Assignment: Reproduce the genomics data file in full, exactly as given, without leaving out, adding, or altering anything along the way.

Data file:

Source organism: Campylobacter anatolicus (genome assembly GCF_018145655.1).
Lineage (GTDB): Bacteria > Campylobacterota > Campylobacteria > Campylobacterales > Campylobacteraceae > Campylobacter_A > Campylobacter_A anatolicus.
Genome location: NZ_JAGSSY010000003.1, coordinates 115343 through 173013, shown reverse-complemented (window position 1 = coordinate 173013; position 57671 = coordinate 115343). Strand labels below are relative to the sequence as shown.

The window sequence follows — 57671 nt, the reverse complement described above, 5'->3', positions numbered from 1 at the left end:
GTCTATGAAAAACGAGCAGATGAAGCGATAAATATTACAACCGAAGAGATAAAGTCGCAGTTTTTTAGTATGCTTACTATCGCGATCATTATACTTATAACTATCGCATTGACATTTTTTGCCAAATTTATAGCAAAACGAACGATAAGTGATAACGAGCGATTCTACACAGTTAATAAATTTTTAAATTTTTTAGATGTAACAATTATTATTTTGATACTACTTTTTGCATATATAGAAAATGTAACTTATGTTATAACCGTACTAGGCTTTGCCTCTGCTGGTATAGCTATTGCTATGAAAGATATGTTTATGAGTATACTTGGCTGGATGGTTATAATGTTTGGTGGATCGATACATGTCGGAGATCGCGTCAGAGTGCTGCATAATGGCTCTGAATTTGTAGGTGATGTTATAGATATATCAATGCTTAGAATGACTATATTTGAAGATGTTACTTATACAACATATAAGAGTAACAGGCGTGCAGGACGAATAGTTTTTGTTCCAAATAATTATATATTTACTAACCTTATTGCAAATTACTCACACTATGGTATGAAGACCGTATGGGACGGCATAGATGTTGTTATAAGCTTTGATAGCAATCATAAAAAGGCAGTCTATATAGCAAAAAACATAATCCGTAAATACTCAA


Source organism: Campylobacter anatolicus (genome assembly GCF_018145655.1).
Lineage (GTDB): Bacteria > Campylobacterota > Campylobacteria > Campylobacterales > Campylobacteraceae > Campylobacter_A > Campylobacter_A anatolicus.
Genome location: NZ_JAGSSY010000003.1, coordinates 115343 through 173013, shown reverse-complemented (window position 1 = coordinate 173013; position 57671 = coordinate 115343). Strand labels below are relative to the sequence as shown.

The window sequence follows — 57671 nt, the reverse complement described above, 5'->3', positions numbered from 1 at the left end:
GTCTATGAAAAACGAGCAGATGAAGCGATAAATATTACAACCGAAGAGATAAAGTCGCAGTTTTTTAGTATGCTTACTATCGCGATCATTATACTTATAACTATCGCATTGACATTTTTTGCCAAATTTATAGCAAAACGAACGATAAGTGATAACGAGCGATTCTACACAGTTAATAAATTTTTAAATTTTTTAGATGTAACAATTATTATTTTGATACTACTTTTTGCATATATAGAAAATGTAACTTATGTTATAACCGTACTAGGCTTTGCCTCTGCTGGTATAGCTATTGCTATGAAAGATATGTTTATGAGTATACTTGGCTGGATGGTTATAATGTTTGGTGGATCGATACATGTCGGAGATCGCGTCAGAGTGCTGCATAATGGCTCTGAATTTGTAGGTGATGTTATAGATATATCAATGCTTAGAATGACTATATTTGAAGATGTTACTTATACAACATATAAGAGTAACAGGCGTGCAGGACGAATAGTTTTTGTTCCAAATAATTATATATTTACTAACCTTATTGCAAATTACTCACACTATGGTATGAAGACCGTATGGGACGGCATAGATGTTGTTATAAGCTTTGATAGCAATCATAAAAAGGCAGTCTATATAGCAAAAAACATAATCCGTAAATACTCAA